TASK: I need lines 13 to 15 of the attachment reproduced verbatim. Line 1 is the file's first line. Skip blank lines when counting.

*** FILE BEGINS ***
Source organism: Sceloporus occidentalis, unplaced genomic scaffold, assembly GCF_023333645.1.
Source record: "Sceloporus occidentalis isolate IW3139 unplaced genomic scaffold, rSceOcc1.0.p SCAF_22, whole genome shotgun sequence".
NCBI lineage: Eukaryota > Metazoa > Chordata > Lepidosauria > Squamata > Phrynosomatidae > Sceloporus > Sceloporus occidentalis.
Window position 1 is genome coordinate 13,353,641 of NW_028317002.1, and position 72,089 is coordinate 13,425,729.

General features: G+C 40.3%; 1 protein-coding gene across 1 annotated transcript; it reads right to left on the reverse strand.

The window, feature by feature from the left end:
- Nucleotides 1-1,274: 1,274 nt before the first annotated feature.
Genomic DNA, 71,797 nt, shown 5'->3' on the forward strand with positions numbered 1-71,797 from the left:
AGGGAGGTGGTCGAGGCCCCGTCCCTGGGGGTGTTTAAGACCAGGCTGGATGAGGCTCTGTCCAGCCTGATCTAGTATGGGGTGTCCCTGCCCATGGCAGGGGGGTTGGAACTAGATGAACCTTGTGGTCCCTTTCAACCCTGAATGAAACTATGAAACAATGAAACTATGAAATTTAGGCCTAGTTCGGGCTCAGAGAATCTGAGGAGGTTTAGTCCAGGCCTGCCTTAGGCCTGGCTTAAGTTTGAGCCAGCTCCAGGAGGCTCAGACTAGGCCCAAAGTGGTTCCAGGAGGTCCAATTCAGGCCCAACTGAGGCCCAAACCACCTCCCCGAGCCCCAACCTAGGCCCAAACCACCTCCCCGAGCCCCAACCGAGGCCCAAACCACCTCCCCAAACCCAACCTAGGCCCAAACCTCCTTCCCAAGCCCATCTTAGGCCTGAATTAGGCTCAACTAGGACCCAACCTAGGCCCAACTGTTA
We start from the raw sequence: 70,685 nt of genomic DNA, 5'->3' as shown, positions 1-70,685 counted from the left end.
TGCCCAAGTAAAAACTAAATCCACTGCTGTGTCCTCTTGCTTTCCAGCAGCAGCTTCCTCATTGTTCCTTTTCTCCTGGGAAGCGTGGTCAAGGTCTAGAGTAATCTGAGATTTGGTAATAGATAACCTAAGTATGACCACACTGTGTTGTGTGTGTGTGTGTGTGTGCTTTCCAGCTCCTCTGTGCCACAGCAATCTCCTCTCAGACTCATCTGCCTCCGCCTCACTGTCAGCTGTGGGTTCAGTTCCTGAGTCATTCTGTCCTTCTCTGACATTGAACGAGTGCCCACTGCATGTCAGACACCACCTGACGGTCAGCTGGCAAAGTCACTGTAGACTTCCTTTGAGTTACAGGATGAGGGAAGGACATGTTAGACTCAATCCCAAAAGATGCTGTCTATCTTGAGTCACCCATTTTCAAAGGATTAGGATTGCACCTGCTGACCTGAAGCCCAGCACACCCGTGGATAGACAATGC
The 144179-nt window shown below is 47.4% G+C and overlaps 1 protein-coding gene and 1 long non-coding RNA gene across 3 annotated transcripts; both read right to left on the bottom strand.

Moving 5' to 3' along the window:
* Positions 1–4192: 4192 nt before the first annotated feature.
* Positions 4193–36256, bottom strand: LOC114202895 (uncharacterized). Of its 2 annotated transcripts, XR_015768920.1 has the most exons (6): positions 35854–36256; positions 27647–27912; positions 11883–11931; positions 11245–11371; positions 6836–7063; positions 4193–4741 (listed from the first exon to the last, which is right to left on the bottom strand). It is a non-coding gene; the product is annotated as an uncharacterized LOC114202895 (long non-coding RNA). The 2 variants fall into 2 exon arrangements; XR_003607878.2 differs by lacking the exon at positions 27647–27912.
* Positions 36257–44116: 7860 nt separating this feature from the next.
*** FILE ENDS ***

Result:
Moving 5' to 3' along the window:
* Positions 1–4192: 4192 nt before the first annotated feature.
* Positions 4193–36256, bottom strand: LOC114202895 (uncharacterized). Of its 2 annotated transcripts, XR_015768920.1 has the most exons (6): positions 35854–36256; positions 27647–27912; positions 11883–11931; positions 11245–11371; positions 6836–7063; positions 4193–4741 (listed from the first exon to the last, which is right to left on the bottom strand). It is a non-coding gene; the product is annotated as an uncharacterized LOC114202895 (long non-coding RNA). The 2 variants fall into 2 exon arrangements; XR_003607878.2 differs by lacking the exon at positions 27647–27912.